Billions of dollars to get re-elected… comfortably.

Internal Kremlin documents were leaked to the Estonian information site Delfi which, in partnership with around ten international media such as Der Spiegel (German) or Expressen (Sweden), was thus able to reconstruct the propaganda machine set up to ensure the victory of Vladimir Putin in the presidential election on March 17.

These “Kremlin Leaks”, published Monday February 26, detail the plan for what its promoters called the “informational war” underway in Russia. The most recent documents date back to December 2023.

An “information war” worth more than a billion euros

This program, whose main objective is to support the candidacy of the outgoing president, also illustrates “the importance for the Kremlin [of integrating] the 'new territories' - that is to say those occupied by Russia - in Ukraine,” notes Vsquare, an investigative journalism site specializing in Eastern European news which also worked on this document leak.

In total, they reveal that the Russian government has planned a budget of more than 1.1 billion euros to support this “informational war” ahead of the Russian presidential election.

The entertainment sector - television, cinema and the internet - takes the lion's share of this very special envelope, notes Meduza, an independent Russian investigative site also a partner of these “Kremlin Leaks”.

The presidential administration wants works that highlight the “traditional values ​​of the country”.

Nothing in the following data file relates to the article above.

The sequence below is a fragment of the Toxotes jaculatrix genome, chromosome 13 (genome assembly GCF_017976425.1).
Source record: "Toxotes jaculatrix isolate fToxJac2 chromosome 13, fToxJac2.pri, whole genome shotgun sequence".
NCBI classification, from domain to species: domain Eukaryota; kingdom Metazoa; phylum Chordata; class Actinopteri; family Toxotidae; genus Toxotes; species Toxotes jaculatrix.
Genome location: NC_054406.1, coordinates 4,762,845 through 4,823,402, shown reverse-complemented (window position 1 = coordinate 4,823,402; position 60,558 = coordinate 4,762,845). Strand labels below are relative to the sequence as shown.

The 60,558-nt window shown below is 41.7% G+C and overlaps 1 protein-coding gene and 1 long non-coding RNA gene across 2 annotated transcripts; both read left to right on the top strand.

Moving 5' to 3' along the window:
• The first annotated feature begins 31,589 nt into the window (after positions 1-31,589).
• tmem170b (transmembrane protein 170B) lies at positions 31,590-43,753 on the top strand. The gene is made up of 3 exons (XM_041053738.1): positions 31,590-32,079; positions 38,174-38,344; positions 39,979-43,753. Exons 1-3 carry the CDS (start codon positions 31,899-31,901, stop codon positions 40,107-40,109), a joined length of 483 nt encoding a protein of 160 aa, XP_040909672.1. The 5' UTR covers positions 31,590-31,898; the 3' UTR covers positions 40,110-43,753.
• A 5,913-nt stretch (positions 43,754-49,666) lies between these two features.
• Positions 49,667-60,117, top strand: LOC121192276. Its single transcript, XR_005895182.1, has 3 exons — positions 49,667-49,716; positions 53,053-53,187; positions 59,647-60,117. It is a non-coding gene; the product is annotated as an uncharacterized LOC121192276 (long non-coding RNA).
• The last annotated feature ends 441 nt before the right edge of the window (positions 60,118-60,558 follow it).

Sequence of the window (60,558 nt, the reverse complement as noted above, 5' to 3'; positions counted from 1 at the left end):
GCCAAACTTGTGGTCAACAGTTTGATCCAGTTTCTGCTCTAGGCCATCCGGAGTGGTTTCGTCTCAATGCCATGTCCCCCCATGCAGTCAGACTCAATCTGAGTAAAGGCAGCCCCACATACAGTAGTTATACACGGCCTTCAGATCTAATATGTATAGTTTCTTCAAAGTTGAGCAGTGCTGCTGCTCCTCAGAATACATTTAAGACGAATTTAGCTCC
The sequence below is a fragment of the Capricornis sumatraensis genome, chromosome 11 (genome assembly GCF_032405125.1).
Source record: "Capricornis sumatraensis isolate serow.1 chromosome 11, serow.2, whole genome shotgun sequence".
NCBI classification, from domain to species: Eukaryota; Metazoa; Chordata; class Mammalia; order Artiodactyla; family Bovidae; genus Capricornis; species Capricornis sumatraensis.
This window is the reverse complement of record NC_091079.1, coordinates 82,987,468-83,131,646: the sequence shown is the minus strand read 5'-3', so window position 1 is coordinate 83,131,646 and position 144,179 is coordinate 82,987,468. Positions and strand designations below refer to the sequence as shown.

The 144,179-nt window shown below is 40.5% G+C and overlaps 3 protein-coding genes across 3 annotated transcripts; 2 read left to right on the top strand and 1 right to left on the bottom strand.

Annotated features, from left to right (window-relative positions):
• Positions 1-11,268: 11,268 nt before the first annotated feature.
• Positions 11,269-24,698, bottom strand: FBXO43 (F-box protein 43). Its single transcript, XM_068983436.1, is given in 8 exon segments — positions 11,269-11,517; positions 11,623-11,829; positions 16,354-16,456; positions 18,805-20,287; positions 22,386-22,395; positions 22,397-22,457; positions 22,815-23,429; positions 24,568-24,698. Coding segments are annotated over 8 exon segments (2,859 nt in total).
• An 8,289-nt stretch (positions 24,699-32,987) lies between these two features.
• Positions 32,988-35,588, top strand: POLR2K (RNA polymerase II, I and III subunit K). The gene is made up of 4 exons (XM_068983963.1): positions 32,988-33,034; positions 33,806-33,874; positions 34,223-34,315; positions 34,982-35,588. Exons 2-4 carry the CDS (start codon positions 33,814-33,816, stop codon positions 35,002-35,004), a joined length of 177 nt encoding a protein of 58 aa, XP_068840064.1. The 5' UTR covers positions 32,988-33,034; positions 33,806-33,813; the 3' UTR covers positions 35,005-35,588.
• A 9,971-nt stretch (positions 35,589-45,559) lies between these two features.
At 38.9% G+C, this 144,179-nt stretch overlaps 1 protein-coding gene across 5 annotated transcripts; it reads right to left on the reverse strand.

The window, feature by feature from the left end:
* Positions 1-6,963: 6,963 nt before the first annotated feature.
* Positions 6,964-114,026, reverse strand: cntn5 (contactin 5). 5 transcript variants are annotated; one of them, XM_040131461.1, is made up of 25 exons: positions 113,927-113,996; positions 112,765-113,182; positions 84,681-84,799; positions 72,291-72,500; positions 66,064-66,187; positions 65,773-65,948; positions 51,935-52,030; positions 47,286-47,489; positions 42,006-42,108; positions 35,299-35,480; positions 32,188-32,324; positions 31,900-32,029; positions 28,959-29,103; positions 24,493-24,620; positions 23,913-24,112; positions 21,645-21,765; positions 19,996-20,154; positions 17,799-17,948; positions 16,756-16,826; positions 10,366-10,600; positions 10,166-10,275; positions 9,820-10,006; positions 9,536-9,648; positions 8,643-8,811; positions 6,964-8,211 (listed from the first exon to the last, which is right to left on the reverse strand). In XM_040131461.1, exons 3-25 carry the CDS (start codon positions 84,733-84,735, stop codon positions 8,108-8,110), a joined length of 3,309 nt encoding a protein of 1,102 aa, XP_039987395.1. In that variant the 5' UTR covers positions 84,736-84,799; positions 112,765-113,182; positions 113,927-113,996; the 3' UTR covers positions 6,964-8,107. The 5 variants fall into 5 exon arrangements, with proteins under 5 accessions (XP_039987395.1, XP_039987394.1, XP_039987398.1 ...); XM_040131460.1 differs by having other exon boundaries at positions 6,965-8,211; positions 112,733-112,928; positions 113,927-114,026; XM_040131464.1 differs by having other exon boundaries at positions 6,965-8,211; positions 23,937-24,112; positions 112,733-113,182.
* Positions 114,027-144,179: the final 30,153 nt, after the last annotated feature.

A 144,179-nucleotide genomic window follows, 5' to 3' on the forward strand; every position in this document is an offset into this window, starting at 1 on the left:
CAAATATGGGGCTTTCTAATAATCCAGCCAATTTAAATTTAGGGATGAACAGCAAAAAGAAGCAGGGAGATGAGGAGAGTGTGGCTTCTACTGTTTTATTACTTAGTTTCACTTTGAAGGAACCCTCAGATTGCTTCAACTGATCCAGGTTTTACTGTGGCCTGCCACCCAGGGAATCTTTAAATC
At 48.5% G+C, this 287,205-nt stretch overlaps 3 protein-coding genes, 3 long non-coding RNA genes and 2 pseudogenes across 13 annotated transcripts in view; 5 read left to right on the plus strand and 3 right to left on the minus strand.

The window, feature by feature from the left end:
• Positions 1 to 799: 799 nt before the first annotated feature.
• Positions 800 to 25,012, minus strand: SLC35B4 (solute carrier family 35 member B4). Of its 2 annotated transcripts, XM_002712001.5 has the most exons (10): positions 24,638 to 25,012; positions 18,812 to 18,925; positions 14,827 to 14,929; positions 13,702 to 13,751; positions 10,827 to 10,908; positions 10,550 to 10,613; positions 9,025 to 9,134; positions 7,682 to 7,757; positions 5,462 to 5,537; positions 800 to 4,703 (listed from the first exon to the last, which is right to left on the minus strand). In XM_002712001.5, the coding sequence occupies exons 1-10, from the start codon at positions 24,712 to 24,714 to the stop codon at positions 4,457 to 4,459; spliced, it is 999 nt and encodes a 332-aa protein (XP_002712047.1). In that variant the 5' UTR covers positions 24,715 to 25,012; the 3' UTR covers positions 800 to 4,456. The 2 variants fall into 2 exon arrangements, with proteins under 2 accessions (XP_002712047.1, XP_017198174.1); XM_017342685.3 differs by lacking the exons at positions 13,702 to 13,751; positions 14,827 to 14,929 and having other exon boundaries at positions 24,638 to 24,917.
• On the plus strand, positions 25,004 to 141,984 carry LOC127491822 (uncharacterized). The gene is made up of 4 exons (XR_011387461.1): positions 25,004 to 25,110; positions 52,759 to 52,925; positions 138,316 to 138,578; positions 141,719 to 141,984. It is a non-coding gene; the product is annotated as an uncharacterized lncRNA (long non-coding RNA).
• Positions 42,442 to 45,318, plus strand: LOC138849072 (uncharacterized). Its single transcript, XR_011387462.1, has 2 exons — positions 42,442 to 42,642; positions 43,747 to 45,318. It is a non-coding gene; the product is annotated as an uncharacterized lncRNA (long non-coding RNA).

They must show that “positive changes in the way of life of Russians are fundamental trends”, and strive to exalt “the modern [Russian] heroes of whom everyone can be proud”.

And they aim to promote the unity of the country by offering a sense of national belonging to “residents of the new territories” occupied in Ukraine.

This roadmap “is nothing new in spirit and is reminiscent of the guidelines to follow for film studios in the 1930s [the Hays code, Editor's note]”, explains Jeff Hawn, Russia specialist at the London School of Economics.

“The 'Kremlin Leaks' above all reveal the financial details of the ecosystem set up to push the narrative desired by the Russian power,” specifies Vlad Strukov, professor of cinema at the University of Leeds and specialist in Russian cinema.

A spy in the former GDR and a love story in Donbass

Around fifteen organizations and associations received nearly 600 million euros in order to produce content in line with the objectives listed by the Russian authorities.

According to the “Kremlin Leaks”, the big winner of this operation is called the Internet Development Institute (IDI) which has received since the beginning of 2023 more than 400 million euros to put this propaganda into images.

The IDI was founded in 2015 with the aim of “strengthening cooperation between the State and digital players”, recalls Meduza in a 2023 survey devoted to the influence of this organization.

But from 2017, its purpose changed: the Internet Development Institute became a fund to finance “content aimed at young people”, underlines Meduza.

The IDI has not remained a machine for memes or series for teenagers.